For a closer and more detailed view of the respiratory tract, your veterinarian may also use a laryngoscope, tracheoscope, or bronchoscope for a direct visualization of the various parts of the upper tract. Fecal testing may also be conducted to check for the presence of respiratory parasites in the body and your dog will be tested for heartworm disease, which can also lead to coughing in affected dogs. Your veterinarian can also take fluid samples from the respiratory system for further evaluation, since some types of parasites will remain on the walls of the respiratory tract.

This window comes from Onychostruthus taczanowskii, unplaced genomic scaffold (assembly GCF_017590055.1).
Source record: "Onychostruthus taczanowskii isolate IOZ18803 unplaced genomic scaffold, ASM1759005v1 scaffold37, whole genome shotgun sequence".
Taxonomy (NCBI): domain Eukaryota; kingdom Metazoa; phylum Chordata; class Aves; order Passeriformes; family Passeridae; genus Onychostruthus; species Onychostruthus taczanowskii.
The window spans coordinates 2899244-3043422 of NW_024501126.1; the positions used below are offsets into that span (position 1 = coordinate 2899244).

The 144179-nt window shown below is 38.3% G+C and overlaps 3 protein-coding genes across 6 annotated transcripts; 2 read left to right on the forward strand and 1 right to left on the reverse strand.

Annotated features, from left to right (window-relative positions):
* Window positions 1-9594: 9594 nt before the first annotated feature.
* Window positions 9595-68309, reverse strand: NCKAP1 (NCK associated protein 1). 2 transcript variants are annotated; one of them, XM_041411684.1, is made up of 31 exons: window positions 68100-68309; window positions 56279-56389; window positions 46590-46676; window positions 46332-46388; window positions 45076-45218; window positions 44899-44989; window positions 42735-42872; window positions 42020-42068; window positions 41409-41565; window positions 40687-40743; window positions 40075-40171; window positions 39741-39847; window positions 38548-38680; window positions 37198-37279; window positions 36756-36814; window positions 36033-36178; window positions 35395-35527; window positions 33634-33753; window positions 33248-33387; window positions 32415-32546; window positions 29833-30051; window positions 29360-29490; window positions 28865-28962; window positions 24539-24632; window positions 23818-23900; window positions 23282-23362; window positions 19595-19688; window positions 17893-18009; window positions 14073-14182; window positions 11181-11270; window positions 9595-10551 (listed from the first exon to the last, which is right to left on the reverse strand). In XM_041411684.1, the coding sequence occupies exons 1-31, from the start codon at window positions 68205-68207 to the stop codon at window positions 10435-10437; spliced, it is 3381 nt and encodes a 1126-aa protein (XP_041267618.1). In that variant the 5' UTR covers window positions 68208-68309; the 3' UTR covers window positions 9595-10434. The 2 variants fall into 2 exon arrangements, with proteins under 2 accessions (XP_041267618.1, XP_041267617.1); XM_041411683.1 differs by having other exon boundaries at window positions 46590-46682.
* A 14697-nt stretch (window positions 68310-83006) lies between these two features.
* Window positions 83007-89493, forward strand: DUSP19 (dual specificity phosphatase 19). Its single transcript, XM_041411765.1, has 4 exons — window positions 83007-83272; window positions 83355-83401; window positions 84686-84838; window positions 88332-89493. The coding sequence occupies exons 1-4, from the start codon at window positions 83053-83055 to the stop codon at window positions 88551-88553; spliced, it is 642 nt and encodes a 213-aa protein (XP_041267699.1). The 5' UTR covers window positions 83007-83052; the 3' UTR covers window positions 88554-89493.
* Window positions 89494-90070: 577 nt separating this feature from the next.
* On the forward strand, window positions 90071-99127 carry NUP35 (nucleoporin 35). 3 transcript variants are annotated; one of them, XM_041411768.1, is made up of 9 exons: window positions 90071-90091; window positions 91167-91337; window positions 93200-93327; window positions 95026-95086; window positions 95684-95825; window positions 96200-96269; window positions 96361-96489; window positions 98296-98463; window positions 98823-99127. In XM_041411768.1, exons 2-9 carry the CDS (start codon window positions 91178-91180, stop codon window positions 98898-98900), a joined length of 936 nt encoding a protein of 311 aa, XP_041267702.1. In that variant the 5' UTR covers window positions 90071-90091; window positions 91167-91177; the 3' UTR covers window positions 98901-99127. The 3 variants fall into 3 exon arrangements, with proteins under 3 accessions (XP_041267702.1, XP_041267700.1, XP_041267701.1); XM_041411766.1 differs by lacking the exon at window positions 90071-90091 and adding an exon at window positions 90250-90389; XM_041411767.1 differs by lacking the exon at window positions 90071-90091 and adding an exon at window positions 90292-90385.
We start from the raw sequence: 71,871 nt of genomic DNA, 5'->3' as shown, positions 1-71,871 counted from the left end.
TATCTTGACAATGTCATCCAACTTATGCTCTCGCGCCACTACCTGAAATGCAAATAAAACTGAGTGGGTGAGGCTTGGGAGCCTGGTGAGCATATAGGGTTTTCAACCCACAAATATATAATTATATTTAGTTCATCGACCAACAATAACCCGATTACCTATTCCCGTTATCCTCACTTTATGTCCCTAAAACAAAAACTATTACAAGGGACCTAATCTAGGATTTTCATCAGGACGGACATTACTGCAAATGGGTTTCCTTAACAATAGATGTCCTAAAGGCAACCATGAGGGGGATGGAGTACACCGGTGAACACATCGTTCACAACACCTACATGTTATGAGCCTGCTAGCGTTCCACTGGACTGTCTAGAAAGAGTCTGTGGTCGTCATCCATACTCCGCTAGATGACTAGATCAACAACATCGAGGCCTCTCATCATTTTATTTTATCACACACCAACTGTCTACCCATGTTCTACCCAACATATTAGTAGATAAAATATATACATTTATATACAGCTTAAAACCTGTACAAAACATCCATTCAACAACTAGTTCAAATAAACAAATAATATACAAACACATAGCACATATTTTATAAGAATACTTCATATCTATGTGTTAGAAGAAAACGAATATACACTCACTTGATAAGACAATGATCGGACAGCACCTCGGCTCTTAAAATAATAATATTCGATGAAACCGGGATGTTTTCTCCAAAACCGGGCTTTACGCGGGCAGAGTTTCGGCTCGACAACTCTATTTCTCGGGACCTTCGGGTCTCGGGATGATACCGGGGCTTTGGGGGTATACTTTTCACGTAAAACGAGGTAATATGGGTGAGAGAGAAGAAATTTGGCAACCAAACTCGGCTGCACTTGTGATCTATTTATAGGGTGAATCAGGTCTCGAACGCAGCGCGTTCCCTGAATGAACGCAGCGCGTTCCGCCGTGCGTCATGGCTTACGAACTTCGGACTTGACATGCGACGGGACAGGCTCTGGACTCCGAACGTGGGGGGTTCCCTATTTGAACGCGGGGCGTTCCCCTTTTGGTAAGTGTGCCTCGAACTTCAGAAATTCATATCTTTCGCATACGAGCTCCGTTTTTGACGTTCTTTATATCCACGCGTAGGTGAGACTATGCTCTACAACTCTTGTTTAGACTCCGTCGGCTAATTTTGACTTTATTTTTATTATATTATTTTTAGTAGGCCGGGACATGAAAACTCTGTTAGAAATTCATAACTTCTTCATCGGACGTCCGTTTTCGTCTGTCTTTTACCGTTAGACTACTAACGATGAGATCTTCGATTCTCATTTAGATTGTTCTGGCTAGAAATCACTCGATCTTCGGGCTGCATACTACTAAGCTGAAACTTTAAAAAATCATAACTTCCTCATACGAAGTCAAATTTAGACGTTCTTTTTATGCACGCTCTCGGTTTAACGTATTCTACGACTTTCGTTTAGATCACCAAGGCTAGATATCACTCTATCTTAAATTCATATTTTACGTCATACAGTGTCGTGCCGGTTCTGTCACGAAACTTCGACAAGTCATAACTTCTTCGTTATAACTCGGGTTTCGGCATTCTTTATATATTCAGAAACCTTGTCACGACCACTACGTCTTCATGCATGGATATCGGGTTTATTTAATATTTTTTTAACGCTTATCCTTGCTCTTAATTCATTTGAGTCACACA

The major goal of treatment is to treat the underlying cause along with treatment of the cough itself. Resolution of the underlying cause will ultimately result in a cure.
In cases of severe disease, your dog may need to be hospitalized and provided with intensive care and treatment. Oxygen can be given to dogs that are having difficulty breathing properly, and broad spectrum antibiotics will be used to curtail the most common types of infections that cause coughing. Medications for suppressing cough may be given to your dog, but that will be decided on by your veterinarian only after confirmation of the diagnosis, as cough suppressants are not always medically helpful, especially for certain diseases like respiratory infections. It should be remembered that in most cases the cough is not the issue, it is the underlying disease that needs to be treated. Suppressing cough will not resolve the problem, and in fact may only hide the condition and allow it to worsen.